And let’s not forget that unforeseen, wonderful –even miraculous — things can happen.
In August of 1776 George Washington engaged General Howe’s troops in New York. One British officer reported that “…it was a fine sight to see with what alacrity [we] dispatched the rebels with their bayonets….You know all stratagems are lawful in war, especially against such vile enemies to their King and country.”
Watching with a telescope from a hill as a regiment fought its way back to the American lines against terrible odds, General Washington was heard to say, “Good God! What brave fellows I must this day lose!”
Fortunately, for a combination of reasons General Howe decided to wait two days before pressing his final attack .
On the last day, a providential — some say a miraculous — natural occurrence joined to human courage, imagination and bravery took place.
Washington wanted to remove his troops from New York but it was not feasible. Then a wind unfavorable to the British eliminated their ability to cut off escape by the Americans. A few days later there was another storm with a strong, drenching rain that continued overnight. Suddenly, before morning, what was described as a “peculiar providential” fog set in.
Throughout that dark, rainy night, working under cover of rain and that “peculiar providential fog” Washington removed EVERY SINGLE MAN across the river to safety. Some 9,000 to 10,000 troops and their equipment moved in stillness and quiet across the water overnight. They were aided by every conceivable small boat available, manned mostly by Massachusetts fishermen. When the fog lifted, the British, and General Howe, were stunned to see that the Americans had vanished. It was an incalculable setback to the British — and a daring, courageous feat led by General Washington.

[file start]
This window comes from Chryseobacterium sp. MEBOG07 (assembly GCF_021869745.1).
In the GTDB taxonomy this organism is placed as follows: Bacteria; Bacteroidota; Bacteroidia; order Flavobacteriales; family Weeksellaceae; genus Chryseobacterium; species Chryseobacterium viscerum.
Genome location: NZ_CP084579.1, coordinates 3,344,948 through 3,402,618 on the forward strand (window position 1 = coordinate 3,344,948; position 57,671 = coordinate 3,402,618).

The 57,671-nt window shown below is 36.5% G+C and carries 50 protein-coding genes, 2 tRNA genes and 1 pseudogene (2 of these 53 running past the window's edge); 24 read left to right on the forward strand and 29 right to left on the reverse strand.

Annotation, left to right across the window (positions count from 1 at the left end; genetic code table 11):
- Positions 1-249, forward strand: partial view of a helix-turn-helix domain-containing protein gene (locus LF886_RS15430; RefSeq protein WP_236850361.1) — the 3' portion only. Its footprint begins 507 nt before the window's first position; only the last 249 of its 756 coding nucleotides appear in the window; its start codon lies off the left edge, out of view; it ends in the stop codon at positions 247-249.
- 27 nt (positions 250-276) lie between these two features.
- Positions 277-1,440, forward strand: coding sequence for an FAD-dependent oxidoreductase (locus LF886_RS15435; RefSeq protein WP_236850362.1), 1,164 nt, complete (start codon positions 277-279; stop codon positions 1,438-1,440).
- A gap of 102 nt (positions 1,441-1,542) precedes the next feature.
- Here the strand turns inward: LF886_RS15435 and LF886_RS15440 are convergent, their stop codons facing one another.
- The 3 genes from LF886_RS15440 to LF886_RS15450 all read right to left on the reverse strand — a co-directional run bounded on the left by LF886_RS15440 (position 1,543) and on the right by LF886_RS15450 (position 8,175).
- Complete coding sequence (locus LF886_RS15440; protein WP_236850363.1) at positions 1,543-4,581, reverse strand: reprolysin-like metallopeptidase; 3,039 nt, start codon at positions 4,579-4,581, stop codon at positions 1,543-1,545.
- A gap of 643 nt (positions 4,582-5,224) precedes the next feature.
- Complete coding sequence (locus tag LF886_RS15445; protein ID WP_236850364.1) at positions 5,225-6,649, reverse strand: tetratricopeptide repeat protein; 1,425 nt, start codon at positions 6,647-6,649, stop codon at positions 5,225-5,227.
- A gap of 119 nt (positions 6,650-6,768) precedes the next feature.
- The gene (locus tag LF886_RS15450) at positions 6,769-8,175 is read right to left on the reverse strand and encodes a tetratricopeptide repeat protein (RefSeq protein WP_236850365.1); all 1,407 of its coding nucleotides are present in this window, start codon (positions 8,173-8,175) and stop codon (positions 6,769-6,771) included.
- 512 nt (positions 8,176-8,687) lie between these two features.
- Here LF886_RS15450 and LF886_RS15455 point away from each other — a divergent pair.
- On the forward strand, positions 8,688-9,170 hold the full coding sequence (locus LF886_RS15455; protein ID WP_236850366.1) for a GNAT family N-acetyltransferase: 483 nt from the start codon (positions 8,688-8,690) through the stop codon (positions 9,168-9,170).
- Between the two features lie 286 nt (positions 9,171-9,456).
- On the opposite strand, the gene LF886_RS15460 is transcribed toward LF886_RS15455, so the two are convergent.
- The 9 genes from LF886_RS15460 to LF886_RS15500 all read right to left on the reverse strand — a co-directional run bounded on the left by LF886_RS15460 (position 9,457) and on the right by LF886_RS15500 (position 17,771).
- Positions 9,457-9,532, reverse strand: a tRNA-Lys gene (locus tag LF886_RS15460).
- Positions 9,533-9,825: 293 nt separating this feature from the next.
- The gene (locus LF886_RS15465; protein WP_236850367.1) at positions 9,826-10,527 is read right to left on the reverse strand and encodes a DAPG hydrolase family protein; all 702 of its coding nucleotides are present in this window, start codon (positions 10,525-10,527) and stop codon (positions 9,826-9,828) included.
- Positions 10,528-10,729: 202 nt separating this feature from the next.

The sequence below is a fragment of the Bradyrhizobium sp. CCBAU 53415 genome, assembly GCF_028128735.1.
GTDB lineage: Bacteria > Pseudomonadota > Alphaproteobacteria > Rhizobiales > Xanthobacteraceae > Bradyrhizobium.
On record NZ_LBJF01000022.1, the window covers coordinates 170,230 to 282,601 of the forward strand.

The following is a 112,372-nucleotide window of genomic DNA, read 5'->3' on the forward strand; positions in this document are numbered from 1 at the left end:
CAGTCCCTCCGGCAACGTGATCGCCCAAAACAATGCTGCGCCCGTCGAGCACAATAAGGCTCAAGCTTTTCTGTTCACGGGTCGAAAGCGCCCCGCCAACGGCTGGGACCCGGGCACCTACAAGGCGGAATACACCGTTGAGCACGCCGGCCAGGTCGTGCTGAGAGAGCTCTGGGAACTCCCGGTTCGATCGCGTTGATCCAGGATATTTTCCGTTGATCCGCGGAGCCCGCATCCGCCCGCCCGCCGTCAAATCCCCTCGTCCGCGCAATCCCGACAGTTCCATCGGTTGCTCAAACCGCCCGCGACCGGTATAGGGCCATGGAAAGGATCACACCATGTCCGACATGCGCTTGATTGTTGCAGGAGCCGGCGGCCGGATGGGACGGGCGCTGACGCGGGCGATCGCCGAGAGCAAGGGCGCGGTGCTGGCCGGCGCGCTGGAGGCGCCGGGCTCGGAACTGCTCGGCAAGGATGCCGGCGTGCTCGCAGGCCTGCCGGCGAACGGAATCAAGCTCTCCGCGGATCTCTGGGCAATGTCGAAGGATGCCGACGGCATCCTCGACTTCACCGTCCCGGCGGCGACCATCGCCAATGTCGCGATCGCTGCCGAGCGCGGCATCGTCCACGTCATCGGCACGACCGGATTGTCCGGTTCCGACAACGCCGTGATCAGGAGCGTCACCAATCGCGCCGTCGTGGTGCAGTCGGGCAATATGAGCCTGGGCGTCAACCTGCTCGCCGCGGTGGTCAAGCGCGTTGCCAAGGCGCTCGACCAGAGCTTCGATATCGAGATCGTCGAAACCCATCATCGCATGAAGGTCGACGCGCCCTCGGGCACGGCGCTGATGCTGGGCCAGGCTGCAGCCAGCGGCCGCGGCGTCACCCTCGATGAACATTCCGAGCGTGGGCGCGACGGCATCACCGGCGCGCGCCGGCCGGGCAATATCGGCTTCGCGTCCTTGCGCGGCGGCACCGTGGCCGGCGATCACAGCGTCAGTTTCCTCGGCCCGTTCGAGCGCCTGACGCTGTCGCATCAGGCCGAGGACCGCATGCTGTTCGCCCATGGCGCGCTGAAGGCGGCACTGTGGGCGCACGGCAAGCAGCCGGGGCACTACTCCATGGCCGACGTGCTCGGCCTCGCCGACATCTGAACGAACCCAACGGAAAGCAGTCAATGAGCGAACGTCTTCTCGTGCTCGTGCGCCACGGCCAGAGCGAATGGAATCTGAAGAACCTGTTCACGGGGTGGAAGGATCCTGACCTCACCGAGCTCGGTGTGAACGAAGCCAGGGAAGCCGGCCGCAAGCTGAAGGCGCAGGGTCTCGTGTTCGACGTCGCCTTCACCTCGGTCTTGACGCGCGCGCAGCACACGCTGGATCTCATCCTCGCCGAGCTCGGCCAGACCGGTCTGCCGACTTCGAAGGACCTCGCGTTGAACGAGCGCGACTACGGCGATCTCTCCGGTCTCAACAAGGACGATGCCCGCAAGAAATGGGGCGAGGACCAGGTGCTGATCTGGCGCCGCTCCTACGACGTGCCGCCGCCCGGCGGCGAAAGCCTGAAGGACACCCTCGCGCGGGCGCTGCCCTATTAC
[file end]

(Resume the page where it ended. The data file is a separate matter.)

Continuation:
Indeed, an observer reported that “There never was a man that behaved better upon the occasion than General George Washington; he was on horseback the whole night, and never left the ferry stairs ’til he had seen the whole of his troops embarked.”
Our Founders endured a great deal on our behalves. And remember: not only did they have no idea how the story would end, they worked at the risk of death: their actions against the British Empire was considered treasonous.
So as we face and confront this current, bitter setback, let us all recall: We’ve experienced terrible setbacks in the past. Let’s each of us do what we can best do to fight. I, for one, will continue calling, e-mailing — and praying.
We have been our Founders’ beneficiaries. Let’s do our part to show — and prove! — that we deserve our Founders’ efforts on our behalves.